A ridiculous mental health initiative was unveiled by President Bush in July 2004, after being established in 2002. The plan promises to integrate mentally ill patients fully into the community by providing "services in the community, rather than institutions- according to a March 2004 progress report entitled, 'New Freedom Commission on Mental health', Executive Order 13263. It is a federal action agenda that is being initiated.
Bush established the New Freedom Commission on Mental Health in April 2002 to conduct a comprehensive study of the United States mental health service delivery system, so he told the public. This includes over 50 million children targeted for mental health screening in over 100,000 schools in the United States.
The American Psychiatric Association (APA), which has an overt affinity for pharmaceutical industry funds, supports this Commission. In fact, the Bush administration was very appreciative of the efforts of the APA to suppress mass media coverage of facts and stories raised by others exposing plans to screen others for mental illness.
The 15 person commission issued its recommendations in July 2003. Included in this commission is the aggressive mental health screening of children performed by TeenScreen, which is in partnership with the National Alliance on Mental Illness (NAMI).
TeenScreen is unnecessary, because there is already an existing structure for screening and labeling children as part of the Individuals with Disabilities Education Act (IDEA). Furthermore, due to rapid developmental changes with children, it is very difficult to accurately diagnose these children.
TeenScreen clearly is simply a government sponsored market expander for those in the pharmaceutical industry who market psychotropic drugs. SSRIs, a frequently prescribed class of medications, generates close to 200 million prescriptions in the United States that approaches a cost of 20 billion dollars a year.
On TeenScreen's own website, it states that it believes any funding from pharmaceutical companies could create the appearance of a possible inducement to recommend treatment, yet TeenScreen does not prohibit funds from drug companies.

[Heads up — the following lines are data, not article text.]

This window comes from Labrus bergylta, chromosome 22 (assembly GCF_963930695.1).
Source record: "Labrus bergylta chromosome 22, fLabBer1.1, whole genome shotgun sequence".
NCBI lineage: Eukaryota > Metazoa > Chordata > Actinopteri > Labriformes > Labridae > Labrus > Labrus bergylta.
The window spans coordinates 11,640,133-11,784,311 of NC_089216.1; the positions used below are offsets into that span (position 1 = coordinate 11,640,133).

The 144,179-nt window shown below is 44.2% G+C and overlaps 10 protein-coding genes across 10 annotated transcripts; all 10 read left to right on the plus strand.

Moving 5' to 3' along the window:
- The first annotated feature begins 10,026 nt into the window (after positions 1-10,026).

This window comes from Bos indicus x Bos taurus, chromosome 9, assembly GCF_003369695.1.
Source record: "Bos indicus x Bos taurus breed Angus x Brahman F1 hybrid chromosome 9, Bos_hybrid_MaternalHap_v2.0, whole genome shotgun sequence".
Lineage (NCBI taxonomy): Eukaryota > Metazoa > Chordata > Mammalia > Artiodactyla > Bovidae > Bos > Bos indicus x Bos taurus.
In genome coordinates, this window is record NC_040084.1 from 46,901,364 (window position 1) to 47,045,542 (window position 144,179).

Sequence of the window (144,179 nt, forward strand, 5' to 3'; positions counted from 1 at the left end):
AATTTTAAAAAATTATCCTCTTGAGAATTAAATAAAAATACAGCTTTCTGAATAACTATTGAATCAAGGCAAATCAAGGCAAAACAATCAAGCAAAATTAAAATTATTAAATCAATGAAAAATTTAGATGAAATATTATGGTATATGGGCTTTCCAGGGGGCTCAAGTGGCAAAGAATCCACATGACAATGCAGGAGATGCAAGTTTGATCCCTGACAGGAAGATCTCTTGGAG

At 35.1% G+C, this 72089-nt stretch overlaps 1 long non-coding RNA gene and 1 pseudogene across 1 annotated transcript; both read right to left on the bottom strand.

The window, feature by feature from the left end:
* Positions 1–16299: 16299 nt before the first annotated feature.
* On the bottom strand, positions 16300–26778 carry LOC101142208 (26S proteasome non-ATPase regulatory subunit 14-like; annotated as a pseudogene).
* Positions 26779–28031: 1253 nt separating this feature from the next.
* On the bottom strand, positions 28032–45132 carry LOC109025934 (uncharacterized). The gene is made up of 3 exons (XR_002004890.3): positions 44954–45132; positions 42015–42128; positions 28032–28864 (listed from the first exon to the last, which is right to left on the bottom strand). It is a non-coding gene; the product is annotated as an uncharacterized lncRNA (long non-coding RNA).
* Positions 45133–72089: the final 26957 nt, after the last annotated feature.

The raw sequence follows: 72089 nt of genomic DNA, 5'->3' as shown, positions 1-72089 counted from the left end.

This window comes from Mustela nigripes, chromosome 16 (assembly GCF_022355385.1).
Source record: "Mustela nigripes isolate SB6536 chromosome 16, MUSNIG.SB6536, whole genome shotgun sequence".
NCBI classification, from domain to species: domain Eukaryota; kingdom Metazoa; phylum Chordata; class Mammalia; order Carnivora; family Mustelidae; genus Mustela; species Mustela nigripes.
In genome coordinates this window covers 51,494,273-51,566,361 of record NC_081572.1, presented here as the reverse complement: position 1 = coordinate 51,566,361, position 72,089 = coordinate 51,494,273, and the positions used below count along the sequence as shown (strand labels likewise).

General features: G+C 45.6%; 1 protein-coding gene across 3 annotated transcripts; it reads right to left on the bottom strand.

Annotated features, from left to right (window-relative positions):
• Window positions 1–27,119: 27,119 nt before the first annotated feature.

Medicaid is the largest payer of mental health services - 1 out of every 5 dollars spent by Medicaid goes to psychotropic drugs. Nearly 3 million children are receiving more than one psychotropic drug at one time without merit or efficacy provided by these drugs, overall. The cost is on average over 100 dollars a month for each child for these drugs.
Mental health screening programs have never been proven to prevent suicide, the apex of TeenScreen, according to the organization. The Commission chose to have TeenScreen assess children at public schools because these school districts get more money for every student that is labeled mentally ill or disabled.
The US Preventative Special Task Force, sponsored by the Agency of Healthcare Research and Quality, which is part of the Department of Health and Human Services, stated in 2004 that there is no evidence that mental health screening for suicide risk reduces suicide attempts or mortality. Presently, this task force now supports TeenScreen. Why they do now is unknown.
Those who lead TeenScreen contradict themselves. Leslie McGuire, TeenScreen's director, and formerly a leader at NAMI, stated that TeenScreen was not affiliated with or funded by drug companies. She also stated that TeenScreen does not involve treatment and does not recommend or endorse any particular kind of treatment for the youth who are identified by them as at risk by their screenings.
Her Co-Director, Llaurie Flinn, however, stated that treatment is the long term goal for TeenScreen.
Some insist on the truth, and others avoid the truth.
After getting passive consent from the parents of the children TeenScreen desires to screen, TeenScreen asks a series of questions to children that they believe will indicate mental disorders - with the focus being those children who are potentially suicidal, completely disregarding the fact that a score on a rating scale alone is not sufficient to diagnose such mental illnesses as depression.
The number of positive responses from the questions answered by the children will determine by TeenScreen if mental illness exists. However, a score is positive if a child refuses to answer any of the questions given to them by TeenScreen. The positive indications are catalysts for referrals of children for treatment. Yet TeenScreen does not disclose where these children are sent for treatment to anyone.
These questions are not given to the parents of the child screened. This violates the Protection of Pupil Rights Amendment. However, the questions can be obtained on websites such as: www.teenscreentruths.com.